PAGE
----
February 15, 2022

The Benefits Compliance team provides several resources that are available for assistance during the COVID-19 crisis. Information presented through our resources is subject to change pending additional guidance from the DOL, IRS or other state or federal regulatory agencies.

Benefits Compliance COVID-19 State Quick Reference Chart

Compliance Considerations on Insurance Carrier Refunds in the COVID-19 Environment

DOL Issues Clarification on the Extension of Certain Timeframes for Employee Benefits Plans

IRS Clarifies Extension of Certain COBRA Election and Premium Payments Deadlines

To listen to recent and prior Benefits Compliance COVID-19-Related Podcasts, please visit NFP’s Insights from the Experts podcast page or by clicking here.

To view recent and prior Benefits Compliance COVID-19-Related Webinars, please visit the NFP.com/Insights/Webinars page or by clicking here.

Webinar Archive: We’re Still in the Outbreak Period: End-of-Year COVID-19 Benefits Compliance Considerations

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Federal Government Issues New FAQs Regarding Coverage of COVID-19 Diagnostic Testing

February 15, 2022

On February 4, 2022, the Departments of Labor, Health and Human Services, and the Treasury (the “departments”) issued a new set of five FAQs that clarify a few points raised in original guidance concerning the coverage of over the counter (OTC) COVID-19 tests issued on January 10, 2022. Our article covering that original guidance can be found in the January 19, 2022, edition of Compliance Corner.

The first FAQ revises the “safe harbor” established in the original guidance that allows plans or carriers to provide coverage of OTC COVID-19 tests purchased by covered employees and their dependents by arranging for direct coverage of OTC COVID-19 tests through both its pharmacy network and a direct-to-consumer shipping program. The safe harbor also allows plans and carriers that use it to limit reimbursement for OTC COVID-19 tests from non-preferred pharmacies or other retailers to no less than the actual price or $12 per test (whichever is lower). The first FAQ clarifies that whether a plan or issuer provides adequate access through its direct coverage program will depend on the facts and circumstances but will generally require that OTC COVID-19 tests are made available through at least one direct-to-consumer shipping mechanism and at least one in-person mechanism. When providing OTC COVID-19 tests through a direct-to-consumer shipping program, plans and carriers must cover reasonable shipping costs related to covered OTC COVID-19 tests in a manner consistent with other items or products provided by the plan or issuer via mail order. When providing coverage of OTC COVID-19 tests outside of a direct coverage program, the price of tests includes shipping and sales tax costs related to the purchase of OTC COVID-19 tests, so that plans and carriers must cover the total cost of the COVID-19 test (including shipping costs and sales tax) up to $12 per test.

The second FAQ states that the departments will not take enforcement action against a plan or carrier if they cannot meet the safe harbor requirements because of a supply shortage. Plans or carriers that otherwise meet the requirements of the safe harbor may continue to limit reimbursement to $12 per test (or the full cost of the test, whichever is lower) for OTC COVID-19 tests purchased outside of the direct coverage program.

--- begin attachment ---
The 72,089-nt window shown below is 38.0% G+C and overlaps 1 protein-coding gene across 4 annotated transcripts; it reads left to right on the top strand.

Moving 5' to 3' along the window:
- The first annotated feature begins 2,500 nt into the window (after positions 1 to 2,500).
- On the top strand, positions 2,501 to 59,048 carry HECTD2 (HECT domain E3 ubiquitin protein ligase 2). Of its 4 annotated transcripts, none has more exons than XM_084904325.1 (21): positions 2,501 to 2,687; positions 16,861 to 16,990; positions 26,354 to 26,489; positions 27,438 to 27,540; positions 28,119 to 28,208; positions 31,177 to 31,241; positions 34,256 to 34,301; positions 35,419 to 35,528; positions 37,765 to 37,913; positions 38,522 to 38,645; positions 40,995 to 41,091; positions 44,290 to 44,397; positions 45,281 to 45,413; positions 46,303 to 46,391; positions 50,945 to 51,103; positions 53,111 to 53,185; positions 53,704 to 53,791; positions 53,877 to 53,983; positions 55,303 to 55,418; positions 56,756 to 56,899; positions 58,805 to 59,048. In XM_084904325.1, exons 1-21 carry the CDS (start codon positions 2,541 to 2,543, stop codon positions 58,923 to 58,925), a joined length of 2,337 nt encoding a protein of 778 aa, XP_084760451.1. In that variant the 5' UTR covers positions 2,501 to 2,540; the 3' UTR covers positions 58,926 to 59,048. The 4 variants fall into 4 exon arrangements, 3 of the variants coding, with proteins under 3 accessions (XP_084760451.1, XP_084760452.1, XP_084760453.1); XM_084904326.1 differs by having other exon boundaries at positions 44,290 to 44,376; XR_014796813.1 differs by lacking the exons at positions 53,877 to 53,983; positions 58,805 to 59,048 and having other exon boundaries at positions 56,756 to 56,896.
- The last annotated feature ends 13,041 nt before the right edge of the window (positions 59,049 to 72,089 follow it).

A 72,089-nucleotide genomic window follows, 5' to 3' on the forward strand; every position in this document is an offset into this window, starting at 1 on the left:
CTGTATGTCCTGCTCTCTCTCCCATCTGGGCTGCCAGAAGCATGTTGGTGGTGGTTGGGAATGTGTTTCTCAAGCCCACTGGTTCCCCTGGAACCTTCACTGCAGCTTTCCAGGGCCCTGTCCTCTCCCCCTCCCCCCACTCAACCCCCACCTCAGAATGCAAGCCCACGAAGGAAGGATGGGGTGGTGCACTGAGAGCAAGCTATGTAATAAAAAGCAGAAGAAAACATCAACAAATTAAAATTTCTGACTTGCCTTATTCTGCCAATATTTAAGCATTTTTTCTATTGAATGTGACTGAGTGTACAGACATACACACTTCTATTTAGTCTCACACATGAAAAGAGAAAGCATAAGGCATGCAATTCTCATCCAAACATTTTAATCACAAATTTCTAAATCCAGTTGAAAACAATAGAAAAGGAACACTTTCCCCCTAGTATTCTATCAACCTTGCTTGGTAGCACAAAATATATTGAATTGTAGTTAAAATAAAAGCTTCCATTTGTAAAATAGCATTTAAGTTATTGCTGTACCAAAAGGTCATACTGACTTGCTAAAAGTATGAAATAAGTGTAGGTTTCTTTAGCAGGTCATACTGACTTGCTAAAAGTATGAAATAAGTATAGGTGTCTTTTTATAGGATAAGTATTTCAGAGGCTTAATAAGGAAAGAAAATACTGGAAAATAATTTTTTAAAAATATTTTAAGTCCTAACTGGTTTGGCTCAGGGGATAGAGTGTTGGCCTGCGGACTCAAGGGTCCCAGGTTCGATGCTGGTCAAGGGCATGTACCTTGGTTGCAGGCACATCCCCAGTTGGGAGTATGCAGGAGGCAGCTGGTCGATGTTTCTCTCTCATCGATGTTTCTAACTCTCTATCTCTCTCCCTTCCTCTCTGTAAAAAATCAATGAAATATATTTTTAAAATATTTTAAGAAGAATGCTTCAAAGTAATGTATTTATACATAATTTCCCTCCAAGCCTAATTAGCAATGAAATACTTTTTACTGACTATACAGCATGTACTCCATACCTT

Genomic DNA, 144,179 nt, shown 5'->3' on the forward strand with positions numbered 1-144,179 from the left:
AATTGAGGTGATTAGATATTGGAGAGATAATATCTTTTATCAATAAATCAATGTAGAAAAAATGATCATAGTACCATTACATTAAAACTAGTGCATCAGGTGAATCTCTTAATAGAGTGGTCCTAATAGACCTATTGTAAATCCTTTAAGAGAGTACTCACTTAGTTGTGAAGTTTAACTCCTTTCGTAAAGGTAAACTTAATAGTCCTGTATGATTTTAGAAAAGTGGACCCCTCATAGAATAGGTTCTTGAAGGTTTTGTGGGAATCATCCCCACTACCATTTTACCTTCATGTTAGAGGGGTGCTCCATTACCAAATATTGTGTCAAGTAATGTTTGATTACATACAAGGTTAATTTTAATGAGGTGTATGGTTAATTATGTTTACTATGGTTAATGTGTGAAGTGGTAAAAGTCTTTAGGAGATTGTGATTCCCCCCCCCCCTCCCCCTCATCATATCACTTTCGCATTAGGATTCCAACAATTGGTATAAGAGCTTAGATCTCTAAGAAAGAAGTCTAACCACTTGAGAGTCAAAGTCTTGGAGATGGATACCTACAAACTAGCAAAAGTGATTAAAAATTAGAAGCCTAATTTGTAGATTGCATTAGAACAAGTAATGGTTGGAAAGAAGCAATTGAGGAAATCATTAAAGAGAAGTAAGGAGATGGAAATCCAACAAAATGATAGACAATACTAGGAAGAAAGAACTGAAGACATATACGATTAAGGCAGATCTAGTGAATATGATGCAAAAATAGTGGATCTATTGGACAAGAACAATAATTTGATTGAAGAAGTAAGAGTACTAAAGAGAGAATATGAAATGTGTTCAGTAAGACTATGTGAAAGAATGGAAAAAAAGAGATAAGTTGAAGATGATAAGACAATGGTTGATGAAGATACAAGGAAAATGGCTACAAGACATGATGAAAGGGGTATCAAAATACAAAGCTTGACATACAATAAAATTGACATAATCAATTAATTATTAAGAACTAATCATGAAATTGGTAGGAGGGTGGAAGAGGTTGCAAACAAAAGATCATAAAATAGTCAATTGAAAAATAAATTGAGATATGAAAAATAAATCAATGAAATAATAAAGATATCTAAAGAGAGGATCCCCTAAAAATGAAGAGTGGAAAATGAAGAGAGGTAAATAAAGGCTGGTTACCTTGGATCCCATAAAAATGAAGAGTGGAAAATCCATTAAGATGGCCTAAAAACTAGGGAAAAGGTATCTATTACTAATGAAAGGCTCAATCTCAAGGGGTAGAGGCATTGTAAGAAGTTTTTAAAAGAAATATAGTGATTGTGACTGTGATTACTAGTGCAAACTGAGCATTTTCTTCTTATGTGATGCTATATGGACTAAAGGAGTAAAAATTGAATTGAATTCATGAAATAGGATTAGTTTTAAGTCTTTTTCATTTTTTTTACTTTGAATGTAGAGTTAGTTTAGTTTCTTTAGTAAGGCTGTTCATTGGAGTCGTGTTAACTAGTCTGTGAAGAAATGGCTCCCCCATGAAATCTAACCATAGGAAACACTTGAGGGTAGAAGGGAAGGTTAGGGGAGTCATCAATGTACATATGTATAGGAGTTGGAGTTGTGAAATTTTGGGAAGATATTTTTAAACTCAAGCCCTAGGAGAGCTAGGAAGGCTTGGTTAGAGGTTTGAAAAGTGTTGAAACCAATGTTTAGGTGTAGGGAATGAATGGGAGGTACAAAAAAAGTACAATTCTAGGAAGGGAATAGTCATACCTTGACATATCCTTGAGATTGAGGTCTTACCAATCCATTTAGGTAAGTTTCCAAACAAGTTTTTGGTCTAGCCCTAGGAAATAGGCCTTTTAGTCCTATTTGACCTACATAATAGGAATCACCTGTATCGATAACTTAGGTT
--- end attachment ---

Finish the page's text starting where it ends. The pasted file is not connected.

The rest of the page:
The third FAQ describes steps that plans and carriers may take to address fraud, waste and abuse related to the coverage of OTC tests. Plans or carriers may establish a policy that limits coverage of OTC COVID-19 tests purchased without the involvement of a healthcare provider to tests purchased from established retailers that would typically be expected to sell OTC COVID-19 tests. Accordingly, plans or carriers may deny reimbursement for tests purchased from a private individual (either in-person or online) or online resellers. If plans or carriers adopt such a policy, then it could include requiring reasonable documentation showing that a covered employee or their dependent purchased the OTC from an established retailer. Plans or carriers that implement such a policy should provide information to covered employees and their dependents regarding acceptable retailers.

The fourth FAQ clarifies that the COVID-19 tests that plans or carriers must cover do not include tests that require processing by a laboratory or healthcare provider (unless a healthcare provider orders those tests). OTC tests subject to this FAQ and the guidance from January 19, 2022, must be authorized and approved by the FDA to be self-administered and self-read (i.e., the covered employee or their dependents obtain the results of the test directly).

Finally, the fifth FAQ notes that the cost of OTC COVID-19 tests is reimbursable by healthcare FSAs, and HRAs; however, since plans or carriers are obligated to pay this cost, participants in those arrangements cannot also seek reimbursement for it. An individual cannot be reimbursed more than once for the same medical expense. Similarly, a covered employee cannot pay the cost for these tests out of their HSA because this would be an expense already covered by insurance or a group health benefit plan. The departments encourage plans and carriers to advise covered employees and their dependents not to seek reimbursement for this expense from their FSA or HRA.